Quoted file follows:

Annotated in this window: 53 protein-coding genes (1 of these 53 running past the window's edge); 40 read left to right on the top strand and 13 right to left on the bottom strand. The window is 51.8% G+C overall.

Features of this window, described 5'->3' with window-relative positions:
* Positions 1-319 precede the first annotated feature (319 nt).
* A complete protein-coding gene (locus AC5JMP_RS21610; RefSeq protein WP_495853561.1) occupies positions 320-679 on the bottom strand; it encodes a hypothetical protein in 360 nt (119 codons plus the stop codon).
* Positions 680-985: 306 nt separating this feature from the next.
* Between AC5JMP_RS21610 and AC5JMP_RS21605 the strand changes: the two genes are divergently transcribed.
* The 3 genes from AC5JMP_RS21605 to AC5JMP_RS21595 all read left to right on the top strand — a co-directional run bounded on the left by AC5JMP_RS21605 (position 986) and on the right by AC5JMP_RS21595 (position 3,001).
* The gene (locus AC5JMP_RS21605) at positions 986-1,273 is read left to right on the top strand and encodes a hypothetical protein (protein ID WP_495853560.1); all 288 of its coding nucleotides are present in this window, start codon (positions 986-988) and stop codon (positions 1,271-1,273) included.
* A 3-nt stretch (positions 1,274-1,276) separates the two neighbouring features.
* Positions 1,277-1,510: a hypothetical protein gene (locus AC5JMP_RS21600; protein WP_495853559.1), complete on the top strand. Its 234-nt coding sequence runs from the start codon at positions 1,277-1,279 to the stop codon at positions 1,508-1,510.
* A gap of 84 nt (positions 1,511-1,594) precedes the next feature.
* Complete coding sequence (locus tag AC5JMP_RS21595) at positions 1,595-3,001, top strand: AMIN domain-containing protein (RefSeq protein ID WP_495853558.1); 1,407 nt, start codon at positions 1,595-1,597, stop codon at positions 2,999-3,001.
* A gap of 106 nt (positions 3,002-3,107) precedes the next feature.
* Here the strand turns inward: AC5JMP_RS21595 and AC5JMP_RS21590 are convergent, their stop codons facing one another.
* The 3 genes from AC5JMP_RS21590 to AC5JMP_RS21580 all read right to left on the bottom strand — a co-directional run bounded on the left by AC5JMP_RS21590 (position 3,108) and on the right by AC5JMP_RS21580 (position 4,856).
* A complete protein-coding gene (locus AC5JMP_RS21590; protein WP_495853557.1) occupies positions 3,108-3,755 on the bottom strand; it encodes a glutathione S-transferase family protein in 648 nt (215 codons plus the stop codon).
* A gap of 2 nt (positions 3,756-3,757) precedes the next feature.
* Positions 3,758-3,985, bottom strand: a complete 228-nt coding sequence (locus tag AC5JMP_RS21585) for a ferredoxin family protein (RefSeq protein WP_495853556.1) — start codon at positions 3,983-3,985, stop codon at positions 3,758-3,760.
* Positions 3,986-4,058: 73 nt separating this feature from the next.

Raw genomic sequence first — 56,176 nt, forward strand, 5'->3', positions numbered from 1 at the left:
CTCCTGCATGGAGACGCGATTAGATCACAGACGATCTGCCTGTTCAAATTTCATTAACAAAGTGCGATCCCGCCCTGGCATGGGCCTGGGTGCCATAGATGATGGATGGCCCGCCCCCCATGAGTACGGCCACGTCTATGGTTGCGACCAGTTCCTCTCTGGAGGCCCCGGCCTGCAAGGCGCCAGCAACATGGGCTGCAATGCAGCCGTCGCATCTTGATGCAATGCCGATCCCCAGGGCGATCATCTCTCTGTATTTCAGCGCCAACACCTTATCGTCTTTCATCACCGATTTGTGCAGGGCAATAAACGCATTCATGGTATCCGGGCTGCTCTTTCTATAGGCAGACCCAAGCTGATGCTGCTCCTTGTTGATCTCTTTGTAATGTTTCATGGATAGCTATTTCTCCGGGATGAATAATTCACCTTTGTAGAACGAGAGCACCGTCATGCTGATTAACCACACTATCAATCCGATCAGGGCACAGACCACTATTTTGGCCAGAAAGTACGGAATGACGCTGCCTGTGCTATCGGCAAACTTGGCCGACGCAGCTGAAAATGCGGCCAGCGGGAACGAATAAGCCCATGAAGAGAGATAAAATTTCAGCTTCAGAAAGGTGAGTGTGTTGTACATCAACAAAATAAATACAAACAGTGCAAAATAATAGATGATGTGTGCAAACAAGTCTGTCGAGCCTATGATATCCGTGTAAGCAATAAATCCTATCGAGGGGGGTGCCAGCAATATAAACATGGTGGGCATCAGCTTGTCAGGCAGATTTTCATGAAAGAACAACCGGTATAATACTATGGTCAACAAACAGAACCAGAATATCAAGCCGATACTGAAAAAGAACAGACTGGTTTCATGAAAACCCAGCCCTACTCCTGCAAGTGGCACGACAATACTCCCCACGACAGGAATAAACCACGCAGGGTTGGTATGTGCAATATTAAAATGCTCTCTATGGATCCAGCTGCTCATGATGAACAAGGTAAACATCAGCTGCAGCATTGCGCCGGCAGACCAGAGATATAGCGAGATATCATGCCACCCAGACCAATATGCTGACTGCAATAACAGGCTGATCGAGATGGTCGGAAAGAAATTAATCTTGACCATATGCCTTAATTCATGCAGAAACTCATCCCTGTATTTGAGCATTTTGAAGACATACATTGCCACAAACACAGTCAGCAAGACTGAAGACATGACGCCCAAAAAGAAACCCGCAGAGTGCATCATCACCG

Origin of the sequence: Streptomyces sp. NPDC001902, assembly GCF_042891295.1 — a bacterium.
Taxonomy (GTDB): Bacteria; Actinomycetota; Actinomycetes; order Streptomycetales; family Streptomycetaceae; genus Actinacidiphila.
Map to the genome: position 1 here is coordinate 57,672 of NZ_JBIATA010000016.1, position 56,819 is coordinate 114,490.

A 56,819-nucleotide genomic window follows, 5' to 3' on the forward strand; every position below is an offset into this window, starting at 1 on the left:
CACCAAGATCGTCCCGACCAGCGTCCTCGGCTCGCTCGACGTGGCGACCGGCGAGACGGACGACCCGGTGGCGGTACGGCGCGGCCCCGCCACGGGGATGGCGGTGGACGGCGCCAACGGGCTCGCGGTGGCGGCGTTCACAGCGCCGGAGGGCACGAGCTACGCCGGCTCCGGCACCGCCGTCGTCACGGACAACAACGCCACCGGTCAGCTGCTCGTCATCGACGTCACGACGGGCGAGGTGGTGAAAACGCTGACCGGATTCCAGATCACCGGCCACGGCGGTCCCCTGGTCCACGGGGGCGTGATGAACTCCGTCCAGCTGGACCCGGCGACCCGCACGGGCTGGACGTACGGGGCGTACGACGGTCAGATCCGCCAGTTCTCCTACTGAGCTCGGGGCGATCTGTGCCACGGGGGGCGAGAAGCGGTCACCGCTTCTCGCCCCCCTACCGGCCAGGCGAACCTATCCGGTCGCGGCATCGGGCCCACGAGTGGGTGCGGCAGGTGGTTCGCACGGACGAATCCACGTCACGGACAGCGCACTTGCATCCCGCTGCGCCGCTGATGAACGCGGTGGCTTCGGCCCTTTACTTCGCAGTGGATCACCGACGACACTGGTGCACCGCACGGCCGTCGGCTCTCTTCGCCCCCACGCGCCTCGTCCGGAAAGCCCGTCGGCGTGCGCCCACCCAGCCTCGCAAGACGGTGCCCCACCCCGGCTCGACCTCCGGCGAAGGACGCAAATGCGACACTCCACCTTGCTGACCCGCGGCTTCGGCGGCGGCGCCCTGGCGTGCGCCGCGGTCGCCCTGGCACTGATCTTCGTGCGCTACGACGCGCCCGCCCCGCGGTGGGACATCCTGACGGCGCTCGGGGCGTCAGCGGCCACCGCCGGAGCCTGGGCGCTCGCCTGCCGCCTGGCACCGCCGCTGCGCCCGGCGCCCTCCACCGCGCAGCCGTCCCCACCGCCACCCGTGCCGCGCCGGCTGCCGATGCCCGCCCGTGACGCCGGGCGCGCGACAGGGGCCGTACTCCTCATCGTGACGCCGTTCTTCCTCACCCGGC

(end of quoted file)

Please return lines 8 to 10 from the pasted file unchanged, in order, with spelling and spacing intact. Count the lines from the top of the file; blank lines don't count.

* The gene (locus AC5JMP_RS21605) at positions 986-1,273 is read left to right on the top strand and encodes a hypothetical protein (protein ID WP_495853560.1); all 288 of its coding nucleotides are present in this window, start codon (positions 986-988) and stop codon (positions 1,271-1,273) included.
* A 3-nt stretch (positions 1,274-1,276) separates the two neighbouring features.
* Positions 1,277-1,510: a hypothetical protein gene (locus AC5JMP_RS21600; protein WP_495853559.1), complete on the top strand. Its 234-nt coding sequence runs from the start codon at positions 1,277-1,279 to the stop codon at positions 1,508-1,510.